A $800K house in Seattle probably is getting dinged $8,000 just in property tax (we are paying $4300 on a bit over $300K house).

Of course Seattle is great from June to September.
I love Seattle and I actually like the gray and gloomy Seattle weather too. This is home so I dont see us moving for quite awhile. And we love our house, its paid off so that is a bonus. And yes our prop taxes are around $8000 a year but that is written into our budget and not an issue.

Good thing is that if we ever do want to sell the house, with the Seattle market going crazy, we can easily split the proceeds into a condo in Seattle and a condo in Palm Springs or Scottsdale and have the best of both worlds.
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Old 11-02-2015, 09:25 AM   #16
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Portfolio is well diversified. Only thing I'd consider is converting your tax deferred 401K assets to a tax exempt ROTH account. You have several years to do this before taking SS and could potentially avoid future higher tax rates by paying current tax rates (should be low in your early retirement years). If interested, the I-ORP tool might provide some guidance on how much converting each year would be tax efficient.
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Old 11-02-2015, 09:29 AM   #17
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I agree with what you and pb4uski are saying. But the OP has $800K in tax-deferred, which is only 15% of his investable portfolio. Yet, he desires 45% bonds plus 10% REITs. I don't see a tax-efficient solution without a huge allocation to tax-exempt, which may not be desirable.

If it was me, I'd probably increase equity to 60% and drop the REIT plan. Take international up to 20% and increase VTSAX by 5%. I'd fill up tax-deferred with the higher-yielding bond fund (probably VBTLX). And use a much larger allocation of tax-exempt to fill out the taxable side. With 40% bonds, and 15% in tax-deferred, I'd probably split the remaining 25%... 15% tax-exempt and 10% taxable.

OP's planned AA is fine from a risk/return perspective. But, with a fairly large portfolio overall, and so little in tax-deferred, planning for tax efficiency is extremely important. I'd play around with some alternatives and run the results through taxcaster before deciding on a final AA.
This is awesome advice. Thank you. Never really considered tax planning into my scenario. I will absolutely incorporate this into my strategy. Thanks much!
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Old 11-02-2015, 09:32 AM   #18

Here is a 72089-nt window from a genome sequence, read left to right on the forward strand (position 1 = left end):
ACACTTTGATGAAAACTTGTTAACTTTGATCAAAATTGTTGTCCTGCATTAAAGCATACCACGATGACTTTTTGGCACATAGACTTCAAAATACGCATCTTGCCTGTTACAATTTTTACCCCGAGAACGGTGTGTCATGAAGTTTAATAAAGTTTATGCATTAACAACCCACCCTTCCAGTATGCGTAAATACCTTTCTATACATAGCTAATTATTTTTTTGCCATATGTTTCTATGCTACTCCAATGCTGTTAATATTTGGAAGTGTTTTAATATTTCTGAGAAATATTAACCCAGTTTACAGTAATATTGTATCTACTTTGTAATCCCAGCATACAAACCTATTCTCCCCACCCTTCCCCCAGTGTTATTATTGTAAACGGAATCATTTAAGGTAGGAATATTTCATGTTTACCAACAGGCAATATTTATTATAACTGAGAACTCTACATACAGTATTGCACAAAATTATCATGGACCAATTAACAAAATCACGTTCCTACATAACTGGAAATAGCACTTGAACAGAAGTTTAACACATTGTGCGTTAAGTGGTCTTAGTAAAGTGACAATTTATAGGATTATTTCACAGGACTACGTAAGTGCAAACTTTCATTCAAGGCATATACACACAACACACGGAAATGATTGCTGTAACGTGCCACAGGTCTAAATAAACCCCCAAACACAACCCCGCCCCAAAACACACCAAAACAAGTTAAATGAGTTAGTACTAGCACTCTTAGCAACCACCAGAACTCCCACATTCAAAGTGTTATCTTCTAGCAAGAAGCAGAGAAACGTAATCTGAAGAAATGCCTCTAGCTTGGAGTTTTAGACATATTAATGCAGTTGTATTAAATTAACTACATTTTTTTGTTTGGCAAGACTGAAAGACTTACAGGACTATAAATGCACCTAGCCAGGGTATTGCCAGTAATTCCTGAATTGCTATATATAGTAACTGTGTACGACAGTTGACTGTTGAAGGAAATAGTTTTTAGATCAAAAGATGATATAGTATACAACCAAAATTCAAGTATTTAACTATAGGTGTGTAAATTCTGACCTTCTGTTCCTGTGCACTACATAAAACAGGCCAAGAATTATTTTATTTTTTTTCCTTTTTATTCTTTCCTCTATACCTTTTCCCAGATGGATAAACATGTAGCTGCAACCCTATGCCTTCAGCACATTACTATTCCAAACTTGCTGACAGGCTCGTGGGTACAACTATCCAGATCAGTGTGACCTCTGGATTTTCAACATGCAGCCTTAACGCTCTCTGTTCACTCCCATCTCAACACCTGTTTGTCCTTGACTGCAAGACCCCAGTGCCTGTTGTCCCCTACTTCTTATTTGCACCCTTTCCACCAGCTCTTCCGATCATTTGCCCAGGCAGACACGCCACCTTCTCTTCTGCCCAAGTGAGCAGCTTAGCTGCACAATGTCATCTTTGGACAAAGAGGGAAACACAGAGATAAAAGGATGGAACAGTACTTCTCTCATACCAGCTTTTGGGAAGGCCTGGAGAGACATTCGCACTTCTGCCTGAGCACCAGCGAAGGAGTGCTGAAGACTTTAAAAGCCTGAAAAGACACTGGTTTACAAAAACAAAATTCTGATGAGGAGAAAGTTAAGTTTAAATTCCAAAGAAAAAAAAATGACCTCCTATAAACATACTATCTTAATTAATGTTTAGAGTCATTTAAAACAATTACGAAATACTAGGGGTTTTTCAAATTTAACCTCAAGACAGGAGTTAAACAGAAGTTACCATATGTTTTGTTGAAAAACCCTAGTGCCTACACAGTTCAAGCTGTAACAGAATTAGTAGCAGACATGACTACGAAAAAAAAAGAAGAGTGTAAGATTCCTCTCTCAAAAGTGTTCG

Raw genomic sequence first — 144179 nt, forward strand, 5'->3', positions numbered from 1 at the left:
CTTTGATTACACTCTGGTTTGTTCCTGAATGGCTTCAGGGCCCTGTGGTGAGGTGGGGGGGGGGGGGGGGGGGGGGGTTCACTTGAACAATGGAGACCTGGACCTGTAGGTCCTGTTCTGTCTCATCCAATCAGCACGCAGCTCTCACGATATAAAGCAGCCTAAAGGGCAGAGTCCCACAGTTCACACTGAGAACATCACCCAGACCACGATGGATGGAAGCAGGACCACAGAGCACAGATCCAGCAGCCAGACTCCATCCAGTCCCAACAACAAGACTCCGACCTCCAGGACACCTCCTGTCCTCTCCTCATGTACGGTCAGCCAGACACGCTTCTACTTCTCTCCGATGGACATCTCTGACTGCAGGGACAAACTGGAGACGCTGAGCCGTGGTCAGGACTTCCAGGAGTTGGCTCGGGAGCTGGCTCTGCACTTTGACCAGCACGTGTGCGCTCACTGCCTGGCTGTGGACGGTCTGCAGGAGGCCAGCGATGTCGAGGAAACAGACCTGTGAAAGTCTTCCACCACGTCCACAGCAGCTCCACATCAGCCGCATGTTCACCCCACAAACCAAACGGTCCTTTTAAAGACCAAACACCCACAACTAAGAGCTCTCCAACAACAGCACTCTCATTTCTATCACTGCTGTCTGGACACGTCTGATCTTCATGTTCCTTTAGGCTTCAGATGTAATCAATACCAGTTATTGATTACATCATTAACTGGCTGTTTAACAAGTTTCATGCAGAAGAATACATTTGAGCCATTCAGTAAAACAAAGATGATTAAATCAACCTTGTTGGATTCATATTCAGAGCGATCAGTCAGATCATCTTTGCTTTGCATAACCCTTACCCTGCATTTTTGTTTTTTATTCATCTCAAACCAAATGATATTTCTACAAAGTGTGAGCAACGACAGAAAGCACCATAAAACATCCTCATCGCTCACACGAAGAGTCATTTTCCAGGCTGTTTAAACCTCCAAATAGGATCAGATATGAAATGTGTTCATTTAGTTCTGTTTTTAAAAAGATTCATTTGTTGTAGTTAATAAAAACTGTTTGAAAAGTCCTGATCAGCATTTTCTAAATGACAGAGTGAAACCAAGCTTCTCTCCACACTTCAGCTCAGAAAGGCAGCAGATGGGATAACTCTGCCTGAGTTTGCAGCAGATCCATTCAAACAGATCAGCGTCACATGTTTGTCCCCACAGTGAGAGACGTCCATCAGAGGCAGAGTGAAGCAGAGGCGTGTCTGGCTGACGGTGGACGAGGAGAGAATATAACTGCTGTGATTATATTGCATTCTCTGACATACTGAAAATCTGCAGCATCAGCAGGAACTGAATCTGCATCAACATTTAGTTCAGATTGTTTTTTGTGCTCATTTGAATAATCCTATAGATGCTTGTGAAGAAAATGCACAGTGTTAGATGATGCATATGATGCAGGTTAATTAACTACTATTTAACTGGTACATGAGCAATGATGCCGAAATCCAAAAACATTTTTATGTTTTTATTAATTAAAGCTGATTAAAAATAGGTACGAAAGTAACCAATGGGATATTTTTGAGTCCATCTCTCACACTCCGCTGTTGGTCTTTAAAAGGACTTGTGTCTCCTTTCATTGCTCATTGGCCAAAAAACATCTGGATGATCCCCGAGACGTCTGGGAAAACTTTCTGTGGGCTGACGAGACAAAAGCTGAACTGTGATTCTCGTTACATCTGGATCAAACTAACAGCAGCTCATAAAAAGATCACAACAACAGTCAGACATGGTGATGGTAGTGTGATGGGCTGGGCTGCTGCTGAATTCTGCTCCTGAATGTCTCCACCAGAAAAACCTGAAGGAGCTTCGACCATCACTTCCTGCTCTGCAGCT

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Just curious... have you done a pro forma tax return as if you were retired and had a tax efficient portfolio placement? I suspect your taxes will be quite low and perhaps even nil.

Taxcaster is a good tool. Or Income Tax Calculator - Tax-Rates.org if you want to cover off state taxes as well. Or if you have Turbotax then just make up a proforma return.
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Old 11-02-2015, 09:34 AM   #19
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If you and/or your wife worked and contributed to SS wouldn't this mean it would add $20-40+k to the mix in about 10 to 15 years? That gives you quite a bit of breathing room in your annual financial requirements.

Cheers!
Yes, actually, I didnt factor in SS at all in any of my models. Personally, I dont count on it. If it is there, fantastic, just adds to the model and I take a few more nice trips with it. And I will absolutely take it at 62.5 years of age because God knows what will happen to it. Just my luck that I wait till max age of 70 and the government blows it up somehow or worse, I get some kind of incurable disease at 69 and never see it. Who knows. With my plan and net worth, SS is all gravy to me but you are absolutely correct - I would qualify for a nice payout if SS is still around in the same form factor in 11.5 years...
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Old 11-02-2015, 09:38 AM   #20
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Just curious... have you done a pro forma tax return as if you were retired and had a tax efficient portfolio placement? I suspect your taxes will be quite low and perhaps even nil.

Taxcaster is a good tool. Or Income Tax Calculator - Tax-Rates.org if you want to cover off state taxes as well. Or if you have Turbotax then just make up a proforma return.
I have played around with taxes alittle, but per the advice on this thread, need to do alot more of it.

Good thing is that I still have $400K in stock loses (some stupid moves in the past) that I can still bounce gains against which is nice. Wish I had the $400K back - but at least it is something.

And you are right, good chance I will pay very little in taxes in the next 5 years and even after that, if I do tax management correctly, I will pay little after that as well. Very bizarre feeling for me because I have paid a TON of taxes every year and thanks to Obama's little tax jab a couple of years ago, was routinely writing $70K tax checks in April after already paying an obscene amount thru the years.